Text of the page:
frankdenneman Frank Denneman is the Machine Learning Chief Technologist at VMware. He is an author of the vSphere host and clustering deep dive series, as well as podcast host for the Unexplored Territory podcast. You can follow him on Twitter @frankdenneman

Monitoring power consumption of your home lab with a smart plug

2 min read

Home labs are interesting beasts, at one hand you would love to have all the compute, storage and network power available, on the other hand you do not want to have a power bill similar to a Google data center.
I have a decent setup, with 4 Xeon servers, two cisco 1GB switches, a 10Gb switch and 3 Synology’s, but I don’t keep everything on all the time. One server acts as the management server, running a Windows DC, vCenter appliance, the PernixMS server and some other stuff. These machines are always on, not only to save time when I want to use my lab but increased stability as well. Due to this, my network gear and storage systems are also on. Which made me wonder how much the need for availability and stability will cost me on a yearly basis. The big Xeon rigs equipped with multiple PCIe devices are usually shut down after tests because I expect them to consume lots of power. Time to stop guessing and start monitoring. As always Home Lab Sensei Erik Bussink pointed me out to a simple solution the Smart Plug Edimax SP-2101W Smart Plug Switch. Please leave a comment if you are using a different solution that is a better alternative to this device.
The device
Nothing much to add about the device itself, it is sleek enough so it will not eat up multiple power outlets.
The device is managed via an apple or android app, the following screenshots are taken from an Apple device, you can monitor it with both your iPhone or iPad. You can manage multiple smart plugs from one device. As I’ve spread my lab over two power-groups I’ve installed two power-plugs to monitor my home lab.
Unfortunately, the app doesn’t allow displaying two smart plugs simultaneously, you have to open each individually. The monitor page shows the real time power consumption registered by the plug. It displays Amps and Watts. Quite cool to see what happens when you power-on devices or even a virtual machine, this monitored server generates a spike of 30 watts when powering on a VM, it quickly returns to a steady state though. Fun to see that ESXi hosts do not consume a steady high state of power.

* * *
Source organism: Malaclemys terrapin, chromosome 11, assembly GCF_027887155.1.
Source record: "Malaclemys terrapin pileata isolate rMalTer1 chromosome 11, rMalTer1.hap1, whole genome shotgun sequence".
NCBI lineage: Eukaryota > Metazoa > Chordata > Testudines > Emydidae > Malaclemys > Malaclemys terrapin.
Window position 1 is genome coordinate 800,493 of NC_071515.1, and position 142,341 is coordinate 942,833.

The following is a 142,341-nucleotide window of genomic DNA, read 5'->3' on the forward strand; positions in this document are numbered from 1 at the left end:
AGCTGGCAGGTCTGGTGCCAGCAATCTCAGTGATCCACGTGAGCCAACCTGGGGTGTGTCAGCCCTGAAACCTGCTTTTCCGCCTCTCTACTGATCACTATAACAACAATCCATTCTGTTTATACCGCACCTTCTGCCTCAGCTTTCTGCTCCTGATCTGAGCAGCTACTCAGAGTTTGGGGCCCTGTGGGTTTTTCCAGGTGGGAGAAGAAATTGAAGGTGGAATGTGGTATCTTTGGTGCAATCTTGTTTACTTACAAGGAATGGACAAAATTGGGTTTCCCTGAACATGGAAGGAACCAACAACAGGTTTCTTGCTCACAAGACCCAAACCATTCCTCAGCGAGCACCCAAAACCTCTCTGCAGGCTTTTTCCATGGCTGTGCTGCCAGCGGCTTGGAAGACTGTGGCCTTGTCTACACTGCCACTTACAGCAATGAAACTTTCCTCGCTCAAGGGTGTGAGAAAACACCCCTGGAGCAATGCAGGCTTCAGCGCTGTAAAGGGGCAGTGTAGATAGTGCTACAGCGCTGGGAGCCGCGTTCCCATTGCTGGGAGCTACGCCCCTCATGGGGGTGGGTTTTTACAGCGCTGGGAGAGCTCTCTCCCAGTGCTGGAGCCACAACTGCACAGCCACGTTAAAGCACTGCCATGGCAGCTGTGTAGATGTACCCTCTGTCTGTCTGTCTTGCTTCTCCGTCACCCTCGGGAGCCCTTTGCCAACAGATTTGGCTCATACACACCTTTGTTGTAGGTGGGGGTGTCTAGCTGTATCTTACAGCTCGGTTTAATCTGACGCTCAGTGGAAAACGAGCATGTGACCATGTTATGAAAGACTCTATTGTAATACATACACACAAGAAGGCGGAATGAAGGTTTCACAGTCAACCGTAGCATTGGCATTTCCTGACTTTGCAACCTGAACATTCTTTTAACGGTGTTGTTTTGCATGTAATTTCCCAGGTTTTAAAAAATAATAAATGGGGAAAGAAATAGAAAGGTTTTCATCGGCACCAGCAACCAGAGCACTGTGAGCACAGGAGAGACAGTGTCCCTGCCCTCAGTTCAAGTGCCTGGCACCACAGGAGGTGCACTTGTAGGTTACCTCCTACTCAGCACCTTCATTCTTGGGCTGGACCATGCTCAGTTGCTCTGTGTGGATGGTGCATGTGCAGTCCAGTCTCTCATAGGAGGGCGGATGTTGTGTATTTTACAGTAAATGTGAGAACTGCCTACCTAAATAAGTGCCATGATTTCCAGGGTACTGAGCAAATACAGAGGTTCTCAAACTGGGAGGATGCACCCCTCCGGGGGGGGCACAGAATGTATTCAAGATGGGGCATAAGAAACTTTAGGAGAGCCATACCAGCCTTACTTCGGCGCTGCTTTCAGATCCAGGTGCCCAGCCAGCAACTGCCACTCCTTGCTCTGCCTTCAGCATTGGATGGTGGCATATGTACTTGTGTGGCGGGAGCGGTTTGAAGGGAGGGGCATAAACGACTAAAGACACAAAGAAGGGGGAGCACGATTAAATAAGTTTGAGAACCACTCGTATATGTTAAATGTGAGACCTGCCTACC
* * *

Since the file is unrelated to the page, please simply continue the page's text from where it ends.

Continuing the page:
The Now button shows the real-time power consumption and the total power consumption registered of today, this week and this month. By providing the price of energy, it calculates the total cost additionally. Unfortunately I haven’t found the option to change the currency sign, so you are stuck with the dollar sign.
By selecting the Usage button provides you a chart to view the power consumption of that day.
The app allows you to analyze power consumption trends of your home lab by provides an overview based on 24 hours of data, a week, a month and a full year.
The smart plugs are a great addition to my home lab, it provides me insights in the consumption and it for me personally have removed the reluctancy of leaving my full lab on. The answer to the question whether you need a smart plug if you run a home lab is in my opinion a straight and simple no. You can estimate cost or you can just ignore it and pay the bill when it arrives. I’m just curious about these things and it helps to clear my conscious.

frankdenneman Frank Denneman is the Machine Learning Chief Technologist at VMware. He is an author of the vSphere host and clustering deep dive series, as well as podcast host for the Unexplored Territory podcast. You can follow him on Twitter @frankdenneman

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6 Replies to “Monitoring power consumption of your home lab with a…”

  1. Hi Franck,
    I personnally use my home automation solution base on the Z-Wave protocol with a Fibaro WallPlug device. It gives you power consumption with historical data on the Z-Wave controller . Works great also 😉

  2. Nice touch, same SKU worldwide, just placed my order.
    Thanks for the tip, Frank, will plug my ESXi-friendly CyberPower PFCLCD UPS into it.

  3. Open protocols like Zwave are nice as they integrate well with products like Samsung’s SmartThings.

  4. On second thought, probably the other way around, my UPS directly to wall outlet, and this smart plug into a protected outlet on the UPS, with my home server plugged into the smart plug.
    Not really supposed to use any surge protectors or anything between the UPSs and the wall out. It’s an interesting question whether such switches could be cause for concern, I’ll need to look into this.
    Like many UPSs, my 1000PFCLCD UPS has its own watt meter display, and logging though USB to ESXi anyway. So more valuable to see just the power my server itself is drawing from the UPS over time, rather than mixed in with the other small stuff (1GbE switch, etc) that are plugged into the same UPS.

  5. Nice! In my opinion, you can streamline the process of monitoring the power consumption with a power monitoring device like Ohm Assistant ( This will help you to track the power consumption of all your devices in real-time on your smartphone. These devices are not too expensive either and also alert you when your home is facing power surges due to over-consumption.

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